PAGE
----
consistency and intransigence. a symbol of strength, justice, the last part of his life, Yet the ideas that characterised and that led to his death at only 39 years of age, are still largely unpublished and unknown. The image of Che Guevara may be the 21st century's best-selling icon, but the power of his legend is still as strong as ever. This program is captioned live. a new manifesto The Prime Minister unveils reaches fever pitch. as election speculation Mr Howard urged to say sorry his reconciliation plan to work. if he wants the Mugabe regime White farmers challenge as they fight to keep their land. and the UN climate change panel And Al Gore share the Nobel Peace Prize. with SBS World News Australia. Good evening, Anton Enus is in overdrive tonight Election speculation we go to the polls as pundits ponder the date

to choose the next government. The political buzz as early as this weekend is that we could know laid out his vision for Australia after the Prime Minister today if he were to retain office. It prompted the Opposition Leader it's time for change. to detail why he thinks He hasn't called the election his campaign pitch, but he has unveiled giving every indication he's just days from setting the date. But when? When I have received the permission of His Excellency the Governor-General to dissolve Parliament. back from overseas tonight, Governor-General Michael Jeffery's Yarralumla possible from tomorrow. making a prime ministerial visit to a new manifesto and slogan - Before that, Mr Howard's produced "strong, prosperous and secure." policy goals and policy objectives It is laying a platform for the of the years ahead.

of his own. Kevin Rudd's got a slogan with new leadership, We need a government with fresh ideas for the future. a 5-point re-election agenda. The Prime Minister's laid out growth and opportunity - First, he says, reaping the benefits of hard work. focused on family life. Stronger communities - with the emphasis on defence. Securing Australia - that's the environment. A sustainable country - And national unity -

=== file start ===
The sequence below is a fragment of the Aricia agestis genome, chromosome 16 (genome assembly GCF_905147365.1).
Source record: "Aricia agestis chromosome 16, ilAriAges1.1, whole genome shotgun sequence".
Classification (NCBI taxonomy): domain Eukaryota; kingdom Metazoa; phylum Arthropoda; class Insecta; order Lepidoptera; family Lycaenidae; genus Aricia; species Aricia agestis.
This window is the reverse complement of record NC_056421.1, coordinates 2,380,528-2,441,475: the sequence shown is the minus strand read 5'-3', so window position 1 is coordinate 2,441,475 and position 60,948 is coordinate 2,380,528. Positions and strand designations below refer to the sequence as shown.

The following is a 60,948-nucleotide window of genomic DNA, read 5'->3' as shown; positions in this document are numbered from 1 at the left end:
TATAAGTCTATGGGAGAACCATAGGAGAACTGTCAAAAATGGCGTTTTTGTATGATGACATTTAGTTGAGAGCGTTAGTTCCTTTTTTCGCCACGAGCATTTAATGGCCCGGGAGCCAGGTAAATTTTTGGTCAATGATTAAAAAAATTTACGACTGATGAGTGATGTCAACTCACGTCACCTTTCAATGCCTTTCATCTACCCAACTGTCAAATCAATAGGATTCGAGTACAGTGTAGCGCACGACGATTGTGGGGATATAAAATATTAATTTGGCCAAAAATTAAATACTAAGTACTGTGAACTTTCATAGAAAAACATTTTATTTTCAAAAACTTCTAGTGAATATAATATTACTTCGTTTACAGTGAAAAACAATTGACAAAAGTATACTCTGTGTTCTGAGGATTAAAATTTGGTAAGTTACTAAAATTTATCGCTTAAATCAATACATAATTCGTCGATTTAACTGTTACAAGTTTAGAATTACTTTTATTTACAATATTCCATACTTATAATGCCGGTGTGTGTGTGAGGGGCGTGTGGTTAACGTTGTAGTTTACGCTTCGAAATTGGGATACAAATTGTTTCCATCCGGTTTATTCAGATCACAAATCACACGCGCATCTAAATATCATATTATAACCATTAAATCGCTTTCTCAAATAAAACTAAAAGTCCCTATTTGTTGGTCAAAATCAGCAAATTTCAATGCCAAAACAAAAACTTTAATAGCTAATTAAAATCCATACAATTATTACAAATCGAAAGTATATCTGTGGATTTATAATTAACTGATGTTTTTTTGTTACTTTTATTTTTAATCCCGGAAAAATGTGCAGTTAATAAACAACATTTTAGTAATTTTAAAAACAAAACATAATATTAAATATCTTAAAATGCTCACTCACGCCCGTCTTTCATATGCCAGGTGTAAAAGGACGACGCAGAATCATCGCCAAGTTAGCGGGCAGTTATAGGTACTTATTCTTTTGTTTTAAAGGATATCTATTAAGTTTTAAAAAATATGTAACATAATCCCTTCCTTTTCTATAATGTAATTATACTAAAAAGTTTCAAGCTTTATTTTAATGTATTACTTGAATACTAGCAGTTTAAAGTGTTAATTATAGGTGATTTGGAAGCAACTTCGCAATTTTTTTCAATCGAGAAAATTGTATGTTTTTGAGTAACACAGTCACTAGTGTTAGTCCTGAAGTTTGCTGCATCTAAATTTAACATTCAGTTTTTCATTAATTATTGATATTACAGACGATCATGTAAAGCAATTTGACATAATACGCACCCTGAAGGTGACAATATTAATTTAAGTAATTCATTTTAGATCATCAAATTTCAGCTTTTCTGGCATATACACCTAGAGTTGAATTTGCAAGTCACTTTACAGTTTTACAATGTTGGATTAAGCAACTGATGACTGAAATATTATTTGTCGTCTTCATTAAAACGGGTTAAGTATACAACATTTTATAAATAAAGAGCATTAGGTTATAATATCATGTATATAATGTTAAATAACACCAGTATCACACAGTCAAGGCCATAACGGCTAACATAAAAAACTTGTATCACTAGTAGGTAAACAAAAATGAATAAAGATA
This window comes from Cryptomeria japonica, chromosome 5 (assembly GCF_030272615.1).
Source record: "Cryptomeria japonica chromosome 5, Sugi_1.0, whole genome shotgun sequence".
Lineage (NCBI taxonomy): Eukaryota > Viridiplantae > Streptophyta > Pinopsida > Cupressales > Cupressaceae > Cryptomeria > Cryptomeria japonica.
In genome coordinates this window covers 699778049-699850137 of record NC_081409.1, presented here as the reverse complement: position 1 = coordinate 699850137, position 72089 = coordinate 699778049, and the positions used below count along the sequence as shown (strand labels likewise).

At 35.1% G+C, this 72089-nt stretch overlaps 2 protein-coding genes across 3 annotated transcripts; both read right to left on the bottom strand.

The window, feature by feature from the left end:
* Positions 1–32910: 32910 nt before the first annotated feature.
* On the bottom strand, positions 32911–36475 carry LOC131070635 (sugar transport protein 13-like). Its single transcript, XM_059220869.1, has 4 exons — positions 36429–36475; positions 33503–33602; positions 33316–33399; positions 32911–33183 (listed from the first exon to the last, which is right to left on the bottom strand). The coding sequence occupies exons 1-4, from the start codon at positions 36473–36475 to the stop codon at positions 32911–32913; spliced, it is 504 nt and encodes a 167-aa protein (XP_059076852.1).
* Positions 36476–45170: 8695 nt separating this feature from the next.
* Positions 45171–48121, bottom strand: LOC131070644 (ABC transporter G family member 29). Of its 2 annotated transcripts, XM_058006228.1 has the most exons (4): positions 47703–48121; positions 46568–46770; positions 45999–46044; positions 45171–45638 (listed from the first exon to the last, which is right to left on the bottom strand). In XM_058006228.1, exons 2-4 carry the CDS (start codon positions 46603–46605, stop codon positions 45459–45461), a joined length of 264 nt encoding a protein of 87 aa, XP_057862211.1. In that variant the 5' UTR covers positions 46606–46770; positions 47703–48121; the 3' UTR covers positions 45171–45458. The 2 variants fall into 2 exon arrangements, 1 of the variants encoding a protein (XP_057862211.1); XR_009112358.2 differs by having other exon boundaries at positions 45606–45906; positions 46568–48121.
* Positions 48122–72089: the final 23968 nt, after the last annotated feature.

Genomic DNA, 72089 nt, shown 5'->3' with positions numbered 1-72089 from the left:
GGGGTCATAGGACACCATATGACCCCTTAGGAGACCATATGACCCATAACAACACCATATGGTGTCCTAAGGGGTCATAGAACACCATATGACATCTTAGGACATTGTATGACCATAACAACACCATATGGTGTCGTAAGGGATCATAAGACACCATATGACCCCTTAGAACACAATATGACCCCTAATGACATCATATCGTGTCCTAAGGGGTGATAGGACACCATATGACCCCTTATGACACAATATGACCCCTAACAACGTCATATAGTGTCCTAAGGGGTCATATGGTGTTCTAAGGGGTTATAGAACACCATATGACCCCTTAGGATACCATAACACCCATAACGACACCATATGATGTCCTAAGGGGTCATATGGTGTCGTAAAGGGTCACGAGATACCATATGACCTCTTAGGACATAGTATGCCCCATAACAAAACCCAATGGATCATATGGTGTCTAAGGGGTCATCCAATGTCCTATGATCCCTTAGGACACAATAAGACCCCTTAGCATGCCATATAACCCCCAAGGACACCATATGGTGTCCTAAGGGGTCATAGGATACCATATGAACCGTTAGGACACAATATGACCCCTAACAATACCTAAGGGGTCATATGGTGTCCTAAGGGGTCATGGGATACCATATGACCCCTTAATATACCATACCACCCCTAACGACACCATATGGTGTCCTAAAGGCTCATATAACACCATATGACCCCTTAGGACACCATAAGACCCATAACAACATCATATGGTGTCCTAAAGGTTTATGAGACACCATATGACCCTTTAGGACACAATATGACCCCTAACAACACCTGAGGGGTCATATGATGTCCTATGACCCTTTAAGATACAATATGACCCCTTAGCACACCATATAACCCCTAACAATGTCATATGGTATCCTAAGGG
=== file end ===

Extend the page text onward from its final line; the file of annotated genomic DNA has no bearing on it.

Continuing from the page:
business of nation-building. what Mr Howard calls the unfinished on education, health, Mr Rudd's laying out his credentials the environment and communications. industrial relations, has grown stale, Mr Howard's Government and after 11 years in office it doesn't have fresh ideas for the future. He says Mr Howard's pulled his ideas together on election eve. It's unusual for a prime minister before naming the date. to make the big pitch to build momentum But John Howard's trying move as the opener. with yesterday's big reconciliation Mr Howard says he's a convert - Having resisted symbolism, proposing a referendum in the Constitution's preamble. to acknowledge Indigenous people for reconciliation's slow progress He's taking some responsibility made it impossible but says some others 'traditional' Australia. to support and love repudiation and shame and guilt, It all had to be built on and it can't be built on that. this feeling I think there's long been that we have a smart head in this area. but perhaps a bit of a cold heart There's cynicism about the timing.

announced so close to the election I think the fact that this is being an election gloss on it. is going to put bipartisan support. But Mr Rudd's offering we need practical measures In today's Australia which we should all be committed to beyond politics.

He says Labor's long supported constitutional recognition. The Greens say the same. John Howard. Welcome to the Greens policy, A bit late but welcome nevertheless. to the stolen generations. Both also support an apology The Prime Minister doesn't. Australia. Karen Middleton, World News on reconciliation John Howard's turnaround from indigenous leaders. has been met with mixed reactions the Prime Minister's proposal, Many have welcomed it's too little too late. but others say of saying sorry. And then there's still the matter with Aboriginal Australia John Howard admits his relationship at times almost non-existent. has been strained, fighting for Indigenous rights, So for many who've been

came as a surprise. the Prime Minister's turnaround But it was a welcome surprise. It's good to see a leadership role here. that the Prime Minister is taking

It's a long time in coming. But there are a few buts. First of all, the timing - on the eve of an election after 11 years in government.